Thank You, Grigory Shelikhov!

Today in History, August 14, 1784:

Russian Grigory Shelikhov founds Three Saints Bay on Kodiak Island, establishing Alaska for Russia. Over the next several decades Russian fur trappers moved into the interior, and down into California, where they were turned back by American frontiersmen.

By the 1850’s Russia was ready to sell Alaska and offered it to the United States. The negotiations were delayed during the American Civil War, but in 1867 Secretary of State William H. Seward negotiated it’s purchase for .02 cents per acre.

He was excoriated for the purchase; it was called “Seward’s Folly” or “Seward’s Icebox”. The treaty passed the Senate by just one vote. Since then Seward has been vindicated, with gold and oil and nature.

The Second Seminole War Ends

Today in History, August 14, 1842:

After seven years of war on the Florida peninsula, the second Seminole War is declared to be at an end.

The war had begun when the US government attempted to enforce the Indian Removal Act and the Treaty of Ft. Gibson in which the Seminole Tribe was to move to the Creek Reservation west of the Mississippi River, in Indian Territory.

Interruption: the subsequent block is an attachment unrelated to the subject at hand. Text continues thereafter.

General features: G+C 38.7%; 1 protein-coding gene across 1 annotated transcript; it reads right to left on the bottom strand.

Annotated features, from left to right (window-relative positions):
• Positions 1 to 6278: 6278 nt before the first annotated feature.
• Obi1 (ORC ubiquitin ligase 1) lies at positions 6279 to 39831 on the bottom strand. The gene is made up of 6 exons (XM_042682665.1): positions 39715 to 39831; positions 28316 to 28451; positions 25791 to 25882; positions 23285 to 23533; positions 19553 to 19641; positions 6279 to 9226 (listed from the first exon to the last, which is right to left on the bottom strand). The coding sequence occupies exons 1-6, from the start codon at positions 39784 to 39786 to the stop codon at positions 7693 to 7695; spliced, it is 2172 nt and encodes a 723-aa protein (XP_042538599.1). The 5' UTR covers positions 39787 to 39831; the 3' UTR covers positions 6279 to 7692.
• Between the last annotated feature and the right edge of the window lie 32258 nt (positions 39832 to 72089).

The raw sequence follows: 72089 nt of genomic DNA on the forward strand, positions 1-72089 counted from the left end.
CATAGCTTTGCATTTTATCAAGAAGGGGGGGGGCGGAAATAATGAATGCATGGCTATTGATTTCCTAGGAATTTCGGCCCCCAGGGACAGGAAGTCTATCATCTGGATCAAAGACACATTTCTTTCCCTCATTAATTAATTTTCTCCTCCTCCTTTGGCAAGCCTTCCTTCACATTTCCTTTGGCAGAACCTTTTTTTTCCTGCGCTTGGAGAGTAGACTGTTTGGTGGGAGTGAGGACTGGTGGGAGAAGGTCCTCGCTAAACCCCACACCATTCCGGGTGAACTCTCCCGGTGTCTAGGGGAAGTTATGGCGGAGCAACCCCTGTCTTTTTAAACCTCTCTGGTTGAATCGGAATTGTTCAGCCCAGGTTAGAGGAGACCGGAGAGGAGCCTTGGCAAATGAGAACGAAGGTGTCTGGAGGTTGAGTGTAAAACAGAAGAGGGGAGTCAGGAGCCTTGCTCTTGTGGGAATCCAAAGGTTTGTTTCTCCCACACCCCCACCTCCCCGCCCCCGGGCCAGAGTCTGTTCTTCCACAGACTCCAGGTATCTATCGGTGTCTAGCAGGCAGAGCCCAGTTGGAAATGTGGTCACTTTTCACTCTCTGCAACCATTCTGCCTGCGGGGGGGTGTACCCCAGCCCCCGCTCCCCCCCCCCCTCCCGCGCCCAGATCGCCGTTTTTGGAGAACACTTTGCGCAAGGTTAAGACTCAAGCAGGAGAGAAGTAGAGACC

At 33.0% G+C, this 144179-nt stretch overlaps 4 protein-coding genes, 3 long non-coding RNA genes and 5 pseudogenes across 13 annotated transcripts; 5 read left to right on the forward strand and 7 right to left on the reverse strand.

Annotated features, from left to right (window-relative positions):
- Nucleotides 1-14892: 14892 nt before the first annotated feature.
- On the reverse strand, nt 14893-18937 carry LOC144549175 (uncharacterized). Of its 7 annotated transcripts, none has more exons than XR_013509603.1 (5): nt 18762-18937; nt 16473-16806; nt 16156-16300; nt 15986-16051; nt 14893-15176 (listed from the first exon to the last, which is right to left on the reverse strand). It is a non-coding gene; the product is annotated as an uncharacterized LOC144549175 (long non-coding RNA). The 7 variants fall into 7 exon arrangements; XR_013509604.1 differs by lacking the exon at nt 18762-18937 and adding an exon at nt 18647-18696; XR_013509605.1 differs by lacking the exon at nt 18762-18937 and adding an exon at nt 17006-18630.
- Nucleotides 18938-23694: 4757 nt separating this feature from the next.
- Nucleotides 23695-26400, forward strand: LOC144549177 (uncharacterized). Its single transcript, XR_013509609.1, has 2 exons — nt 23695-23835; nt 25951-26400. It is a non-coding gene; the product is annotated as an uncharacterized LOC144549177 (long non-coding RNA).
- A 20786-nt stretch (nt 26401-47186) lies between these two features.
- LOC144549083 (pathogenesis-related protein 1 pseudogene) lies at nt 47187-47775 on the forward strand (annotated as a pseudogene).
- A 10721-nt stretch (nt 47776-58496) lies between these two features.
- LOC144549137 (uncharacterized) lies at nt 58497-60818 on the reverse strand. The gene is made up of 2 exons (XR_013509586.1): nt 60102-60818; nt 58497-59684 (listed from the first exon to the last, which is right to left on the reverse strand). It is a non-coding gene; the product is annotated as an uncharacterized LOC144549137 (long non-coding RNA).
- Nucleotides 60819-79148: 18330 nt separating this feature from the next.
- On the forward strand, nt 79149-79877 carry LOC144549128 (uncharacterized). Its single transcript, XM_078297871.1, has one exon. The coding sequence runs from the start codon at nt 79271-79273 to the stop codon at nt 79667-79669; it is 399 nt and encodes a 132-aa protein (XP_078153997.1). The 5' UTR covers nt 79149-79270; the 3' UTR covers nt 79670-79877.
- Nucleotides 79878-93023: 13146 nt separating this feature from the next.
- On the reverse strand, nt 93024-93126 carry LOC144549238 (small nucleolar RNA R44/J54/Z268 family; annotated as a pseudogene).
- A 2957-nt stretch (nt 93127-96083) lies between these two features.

The tribe resisted with the leadership of Osceola beginning in 1835. Numerous battles ensued, but the government began to succeed with smaller raids and false truces with which they captured as many as 3-4,000 Seminoles, forcing their removal.

Osceola was captured in 1837 and imprisoned in Charleston, SC where he died.


Today in History, August 14: 1945 – How long did WWII last? The August Revolution. On the day that the Japanese formally surrendered to the Allies aboard the USS Missouri in Tokyo Bay, Japanese officials in Vietnam turned over government buildings to Ho Chi Minh and the Communist Viet Minh, in defiance of the peace terms. There would be a temporary peace as the Viet Minh “attempted” to work with the British and French occupation forces of “French Indo-China”. There were Chinese occupation forces also. None of this would last, and the Japanese actions contributed to the eventual First Indo-China War. Thirty years later, after much blood and sacrifice by both French and American soldiers, sailors and airmen, the Vietnam War would finally end.